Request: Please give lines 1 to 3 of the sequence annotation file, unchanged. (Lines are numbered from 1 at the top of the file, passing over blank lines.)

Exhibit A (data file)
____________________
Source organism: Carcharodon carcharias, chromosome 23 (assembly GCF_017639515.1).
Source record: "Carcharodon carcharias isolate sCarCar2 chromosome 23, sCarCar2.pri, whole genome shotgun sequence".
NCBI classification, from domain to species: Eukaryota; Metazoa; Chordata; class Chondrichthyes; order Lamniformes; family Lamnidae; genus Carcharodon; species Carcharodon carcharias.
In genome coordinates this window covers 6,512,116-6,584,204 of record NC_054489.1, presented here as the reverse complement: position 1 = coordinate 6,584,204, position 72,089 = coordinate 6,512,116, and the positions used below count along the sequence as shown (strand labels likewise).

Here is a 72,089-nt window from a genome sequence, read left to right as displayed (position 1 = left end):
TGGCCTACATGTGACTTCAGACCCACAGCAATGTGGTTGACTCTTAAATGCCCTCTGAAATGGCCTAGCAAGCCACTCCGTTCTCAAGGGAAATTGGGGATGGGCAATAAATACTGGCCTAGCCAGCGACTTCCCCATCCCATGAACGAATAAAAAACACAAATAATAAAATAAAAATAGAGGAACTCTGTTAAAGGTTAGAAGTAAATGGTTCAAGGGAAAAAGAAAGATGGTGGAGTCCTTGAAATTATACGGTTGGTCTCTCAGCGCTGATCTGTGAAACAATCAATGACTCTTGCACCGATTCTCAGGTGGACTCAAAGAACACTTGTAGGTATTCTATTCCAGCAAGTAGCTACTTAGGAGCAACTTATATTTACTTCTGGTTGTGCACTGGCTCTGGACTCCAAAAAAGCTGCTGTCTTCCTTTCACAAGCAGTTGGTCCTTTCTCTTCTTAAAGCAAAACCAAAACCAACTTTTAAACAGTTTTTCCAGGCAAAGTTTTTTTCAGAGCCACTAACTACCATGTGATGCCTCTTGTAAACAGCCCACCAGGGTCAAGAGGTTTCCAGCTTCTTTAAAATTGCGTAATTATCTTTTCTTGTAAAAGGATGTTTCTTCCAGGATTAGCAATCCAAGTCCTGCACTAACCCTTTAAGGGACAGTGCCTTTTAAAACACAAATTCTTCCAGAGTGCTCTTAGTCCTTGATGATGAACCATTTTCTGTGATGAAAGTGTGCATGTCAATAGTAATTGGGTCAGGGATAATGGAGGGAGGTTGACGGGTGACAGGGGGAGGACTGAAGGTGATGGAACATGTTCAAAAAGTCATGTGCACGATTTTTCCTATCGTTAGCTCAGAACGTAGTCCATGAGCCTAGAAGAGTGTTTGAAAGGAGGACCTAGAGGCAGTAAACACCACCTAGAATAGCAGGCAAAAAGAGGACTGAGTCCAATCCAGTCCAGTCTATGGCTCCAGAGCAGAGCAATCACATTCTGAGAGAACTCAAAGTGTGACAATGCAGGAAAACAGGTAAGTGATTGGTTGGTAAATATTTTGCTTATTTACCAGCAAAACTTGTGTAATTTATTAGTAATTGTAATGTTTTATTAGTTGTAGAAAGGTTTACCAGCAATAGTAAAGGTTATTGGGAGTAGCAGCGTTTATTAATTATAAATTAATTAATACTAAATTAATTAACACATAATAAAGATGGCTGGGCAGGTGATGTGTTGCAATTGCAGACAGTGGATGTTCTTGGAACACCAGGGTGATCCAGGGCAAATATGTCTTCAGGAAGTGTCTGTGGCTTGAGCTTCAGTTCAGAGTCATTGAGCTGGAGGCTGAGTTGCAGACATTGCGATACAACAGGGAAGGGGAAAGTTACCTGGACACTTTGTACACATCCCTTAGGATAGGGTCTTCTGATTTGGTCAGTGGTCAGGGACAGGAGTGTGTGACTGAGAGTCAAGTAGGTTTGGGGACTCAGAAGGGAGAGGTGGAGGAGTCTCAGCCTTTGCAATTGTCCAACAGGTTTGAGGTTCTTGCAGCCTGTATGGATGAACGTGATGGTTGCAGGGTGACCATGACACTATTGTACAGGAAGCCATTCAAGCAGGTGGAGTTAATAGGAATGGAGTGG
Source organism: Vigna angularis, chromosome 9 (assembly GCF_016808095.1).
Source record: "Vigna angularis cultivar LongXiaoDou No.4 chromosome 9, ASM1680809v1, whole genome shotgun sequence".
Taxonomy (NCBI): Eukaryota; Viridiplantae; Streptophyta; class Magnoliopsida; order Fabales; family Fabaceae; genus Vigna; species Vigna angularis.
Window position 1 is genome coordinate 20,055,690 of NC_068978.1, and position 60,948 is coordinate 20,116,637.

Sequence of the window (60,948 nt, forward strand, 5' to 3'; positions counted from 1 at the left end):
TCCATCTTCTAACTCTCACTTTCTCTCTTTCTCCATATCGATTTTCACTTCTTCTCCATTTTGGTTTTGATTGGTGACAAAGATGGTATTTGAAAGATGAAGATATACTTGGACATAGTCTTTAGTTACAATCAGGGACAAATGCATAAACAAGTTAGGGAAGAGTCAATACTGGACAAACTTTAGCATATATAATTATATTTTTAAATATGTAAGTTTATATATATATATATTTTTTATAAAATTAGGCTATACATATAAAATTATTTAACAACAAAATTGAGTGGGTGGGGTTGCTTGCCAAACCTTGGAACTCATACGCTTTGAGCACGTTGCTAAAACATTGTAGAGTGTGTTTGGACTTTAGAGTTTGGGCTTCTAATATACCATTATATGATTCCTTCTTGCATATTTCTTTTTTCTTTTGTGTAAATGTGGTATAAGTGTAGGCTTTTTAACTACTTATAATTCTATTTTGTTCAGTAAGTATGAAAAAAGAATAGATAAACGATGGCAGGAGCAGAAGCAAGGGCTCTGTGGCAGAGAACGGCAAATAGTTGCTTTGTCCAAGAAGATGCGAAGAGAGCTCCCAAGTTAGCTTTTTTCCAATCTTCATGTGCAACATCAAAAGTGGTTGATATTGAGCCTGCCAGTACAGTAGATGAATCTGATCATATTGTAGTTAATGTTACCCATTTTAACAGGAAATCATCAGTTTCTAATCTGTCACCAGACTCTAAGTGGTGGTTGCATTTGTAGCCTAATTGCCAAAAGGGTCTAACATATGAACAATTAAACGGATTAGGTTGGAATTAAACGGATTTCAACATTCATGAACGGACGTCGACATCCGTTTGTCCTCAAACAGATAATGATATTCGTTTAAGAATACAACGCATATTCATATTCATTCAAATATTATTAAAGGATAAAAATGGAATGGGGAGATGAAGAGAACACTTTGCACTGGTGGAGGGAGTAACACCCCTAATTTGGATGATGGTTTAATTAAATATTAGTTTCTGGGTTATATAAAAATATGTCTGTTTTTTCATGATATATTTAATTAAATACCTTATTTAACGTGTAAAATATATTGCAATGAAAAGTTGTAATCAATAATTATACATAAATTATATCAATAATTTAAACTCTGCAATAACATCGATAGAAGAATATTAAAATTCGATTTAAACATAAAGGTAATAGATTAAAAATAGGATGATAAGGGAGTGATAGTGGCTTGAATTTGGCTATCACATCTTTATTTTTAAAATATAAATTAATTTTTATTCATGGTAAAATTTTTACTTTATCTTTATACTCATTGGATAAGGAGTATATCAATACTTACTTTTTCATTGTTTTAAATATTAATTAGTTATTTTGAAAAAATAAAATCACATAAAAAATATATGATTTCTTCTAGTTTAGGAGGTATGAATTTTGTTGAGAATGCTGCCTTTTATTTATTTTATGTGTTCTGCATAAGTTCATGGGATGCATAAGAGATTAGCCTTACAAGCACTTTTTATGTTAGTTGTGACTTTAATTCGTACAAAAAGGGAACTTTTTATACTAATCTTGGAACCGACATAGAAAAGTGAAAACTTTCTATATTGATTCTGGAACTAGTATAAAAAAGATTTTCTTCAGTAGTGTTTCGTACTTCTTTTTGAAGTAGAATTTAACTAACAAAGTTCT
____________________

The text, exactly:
Source organism: Carcharodon carcharias, chromosome 23 (assembly GCF_017639515.1).
Source record: "Carcharodon carcharias isolate sCarCar2 chromosome 23, sCarCar2.pri, whole genome shotgun sequence".
NCBI classification, from domain to species: Eukaryota; Metazoa; Chordata; class Chondrichthyes; order Lamniformes; family Lamnidae; genus Carcharodon; species Carcharodon carcharias.